During a thin film processing, one or more masks and a one or more substrates may be held in a specially designed fixture to hold them and control their location and exposure. A substrate fixture can be made to move and rotate relative to the substrate as needed such that uniformity of deposition can be controlled over non-flat surfaces of a substrate. The substrate fixture may include the ability to mechanically clamp and align a mask to a desired location relative to a substrate and other layers. Figs. 12A- C illustrate various embodiments of substrate fixture and mask arrangements.
 Fig. 12A shows a contact flexible mask 110 that is wrapped around a catheter 30 which rotates with end grippers 104, 100 and 104, 102 to expose desired mask openings all around the catheter. The rotation angle and speed are adjusted to create desired deposition from one or more deposition sources 120, 122 through the mask 110.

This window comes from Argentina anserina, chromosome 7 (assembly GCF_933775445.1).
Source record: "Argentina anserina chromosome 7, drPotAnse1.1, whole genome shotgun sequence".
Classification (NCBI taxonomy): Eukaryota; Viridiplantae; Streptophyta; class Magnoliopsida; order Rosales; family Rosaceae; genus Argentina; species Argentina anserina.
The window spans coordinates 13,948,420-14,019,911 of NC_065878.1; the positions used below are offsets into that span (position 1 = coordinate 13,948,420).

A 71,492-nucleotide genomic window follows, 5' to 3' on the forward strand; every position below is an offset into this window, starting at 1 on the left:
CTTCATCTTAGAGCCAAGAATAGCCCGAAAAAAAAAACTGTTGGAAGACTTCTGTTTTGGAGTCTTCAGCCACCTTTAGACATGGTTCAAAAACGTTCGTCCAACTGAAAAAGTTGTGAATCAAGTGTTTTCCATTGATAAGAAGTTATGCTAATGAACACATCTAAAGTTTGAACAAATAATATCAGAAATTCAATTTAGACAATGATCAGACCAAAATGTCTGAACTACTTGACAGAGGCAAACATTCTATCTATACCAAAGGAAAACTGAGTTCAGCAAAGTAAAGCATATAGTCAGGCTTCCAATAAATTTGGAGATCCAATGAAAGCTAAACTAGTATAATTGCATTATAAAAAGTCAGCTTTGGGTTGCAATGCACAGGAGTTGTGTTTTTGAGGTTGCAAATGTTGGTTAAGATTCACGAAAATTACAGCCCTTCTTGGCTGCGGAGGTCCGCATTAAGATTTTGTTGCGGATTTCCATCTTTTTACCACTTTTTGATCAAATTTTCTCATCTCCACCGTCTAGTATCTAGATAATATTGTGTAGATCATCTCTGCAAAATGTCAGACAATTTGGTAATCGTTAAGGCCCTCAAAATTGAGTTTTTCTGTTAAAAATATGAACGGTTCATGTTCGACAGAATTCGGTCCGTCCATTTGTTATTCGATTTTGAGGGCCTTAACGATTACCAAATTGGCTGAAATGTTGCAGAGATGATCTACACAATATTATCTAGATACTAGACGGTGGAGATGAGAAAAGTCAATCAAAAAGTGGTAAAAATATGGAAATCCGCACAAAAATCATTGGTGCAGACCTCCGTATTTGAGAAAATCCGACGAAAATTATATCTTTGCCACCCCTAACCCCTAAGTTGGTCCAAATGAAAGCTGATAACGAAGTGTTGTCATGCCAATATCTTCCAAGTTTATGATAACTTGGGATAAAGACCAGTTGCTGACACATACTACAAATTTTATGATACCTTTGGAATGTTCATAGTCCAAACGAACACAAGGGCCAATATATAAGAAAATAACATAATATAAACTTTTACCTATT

Fig. 12B illustrates a contact, flexible mask 110 that is used to partially follow the curved surface of the substrate 30. The substrate can be internally supported by, for example, a guidewire or the like 134. Additionally, several flexible masks can be aligned and stacked to generate multiple patterns. The relative alignment and bending of the mask 110 relative to the substrate 30 can be achieved using positioning elements 112A,B, 114. The mask may be held in place and aligned with alignment holes 116. A deposition source 124 provides material to be deposited through holes in the mask 110 onto the substrate 30.
 Fig. 12C shows a substrate fixture that holds and controls a non-contact, flexible shadow mask 110 with respect to the substrate 30. As depicted, the shadow mask 110 can be aligned using alignment holes 116 and a mask holder 118, connected to a substrate fixture 130. The substrate fixture may be opened or closed along the helical thread 132 to adjust the bending of the mask 110, which is shown in an unbent position but which may be curved to better follow the curved profile of the substrate 30. The small allowable distance between the mask 110 and substrate 30 increases with the minimum size of pattern openings in the mask 110. In a certain embodiment, this non contact shadow mask may be used to avoid contact between the mask and the layer underneath.